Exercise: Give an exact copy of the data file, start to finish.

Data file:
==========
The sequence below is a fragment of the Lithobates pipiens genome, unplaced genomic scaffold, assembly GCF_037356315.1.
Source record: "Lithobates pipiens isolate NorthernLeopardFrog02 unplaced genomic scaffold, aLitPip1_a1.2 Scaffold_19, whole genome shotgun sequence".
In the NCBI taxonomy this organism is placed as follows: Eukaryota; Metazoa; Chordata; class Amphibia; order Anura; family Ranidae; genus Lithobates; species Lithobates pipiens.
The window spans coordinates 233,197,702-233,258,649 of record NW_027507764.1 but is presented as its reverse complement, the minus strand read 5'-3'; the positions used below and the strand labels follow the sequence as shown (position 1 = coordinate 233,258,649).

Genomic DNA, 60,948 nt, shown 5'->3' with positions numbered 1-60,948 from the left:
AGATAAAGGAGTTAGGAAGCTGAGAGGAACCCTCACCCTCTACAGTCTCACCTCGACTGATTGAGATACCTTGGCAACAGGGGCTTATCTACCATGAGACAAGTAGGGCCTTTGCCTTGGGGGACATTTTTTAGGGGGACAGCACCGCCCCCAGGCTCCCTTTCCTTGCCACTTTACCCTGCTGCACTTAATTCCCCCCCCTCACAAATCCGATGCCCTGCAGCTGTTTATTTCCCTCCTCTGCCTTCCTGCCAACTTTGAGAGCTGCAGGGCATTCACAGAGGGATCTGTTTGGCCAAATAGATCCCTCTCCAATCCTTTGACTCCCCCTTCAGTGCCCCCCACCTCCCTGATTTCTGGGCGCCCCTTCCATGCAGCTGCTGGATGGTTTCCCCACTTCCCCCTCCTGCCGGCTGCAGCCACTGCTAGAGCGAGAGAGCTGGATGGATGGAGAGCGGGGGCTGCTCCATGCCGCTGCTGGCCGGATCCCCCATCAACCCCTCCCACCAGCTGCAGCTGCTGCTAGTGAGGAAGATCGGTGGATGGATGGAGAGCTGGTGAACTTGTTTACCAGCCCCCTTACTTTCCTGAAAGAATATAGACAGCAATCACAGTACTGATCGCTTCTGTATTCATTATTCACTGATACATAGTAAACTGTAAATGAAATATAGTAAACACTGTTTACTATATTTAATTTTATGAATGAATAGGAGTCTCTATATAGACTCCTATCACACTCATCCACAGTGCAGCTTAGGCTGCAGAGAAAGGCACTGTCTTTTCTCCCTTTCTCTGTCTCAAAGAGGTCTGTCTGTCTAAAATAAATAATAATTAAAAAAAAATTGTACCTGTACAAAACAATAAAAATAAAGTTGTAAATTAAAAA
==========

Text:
The sequence below is a fragment of the Lithobates pipiens genome, unplaced genomic scaffold, assembly GCF_037356315.1.
Source record: "Lithobates pipiens isolate NorthernLeopardFrog02 unplaced genomic scaffold, aLitPip1_a1.2 Scaffold_19, whole genome shotgun sequence".
In the NCBI taxonomy this organism is placed as follows: Eukaryota; Metazoa; Chordata; class Amphibia; order Anura; family Ranidae; genus Lithobates; species Lithobates pipiens.
The window spans coordinates 233,197,702-233,258,649 of record NW_027507764.1 but is presented as its reverse complement, the minus strand read 5'-3'; the positions used below and the strand labels follow the sequence as shown (position 1 = coordinate 233,258,649).

Genomic DNA, 60,948 nt, shown 5'->3' with positions numbered 1-60,948 from the left:
AGATAAAGGAGTTAGGAAGCTGAGAGGAACCCTCACCCTCTACAGTCTCACCTCGACTGATTGAGATACCTTGGCAACAGGGGCTTATCTACCATGAGACAAGTAGGGCCTTTGCCTTGGGGGACATTTTTTAGGGGGACAGCACCGCCCCCAGGCTCCCTTTCCTTGCCACTTTACCCTGCTGCACTTAATTCCCCCCCCTCACAAATCCGATGCCCTGCAGCTGTTTATTTCCCTCCTCTGCCTTCCTGCCAACTTTGAGAGCTGCAGGGCATTCACAGAGGGATCTGTTTGGCCAAATAGATCCCTCTCCAATCCTTTGACTCCCCCTTCAGTGCCCCCCACCTCCCTGATTTCTGGGCGCCCCTTCCATGCAGCTGCTGGATGGTTTCCCCACTTCCCCCTCCTGCCGGCTGCAGCCACTGCTAGAGCGAGAGAGCTGGATGGATGGAGAGCGGGGGCTGCTCCATGCCGCTGCTGGCCGGATCCCCCATCAACCCCTCCCACCAGCTGCAGCTGCTGCTAGTGAGGAAGATCGGTGGATGGATGGAGAGCTGGTGAACTTGTTTACCAGCCCCCTTACTTTCCTGAAAGAATATAGACAGCAATCACAGTACTGATCGCTTCTGTATTCATTATTCACTGATACATAGTAAACTGTAAATGAAATATAGTAAACACTGTTTACTATATTTAATTTTATGAATGAATAGGAGTCTCTATATAGACTCCTATCACACTCATCCACAGTGCAGCTTAGGCTGCAGAGAAAGGCACTGTCTTTTCTCCCTTTCTCTGTCTCAAAGAGGTCTGTCTGTCTAAAATAAATAATAATTAAAAAAAAATTGTACCTGTACAAAACAATAAAAATAAAGTTGTAAATTAAAAA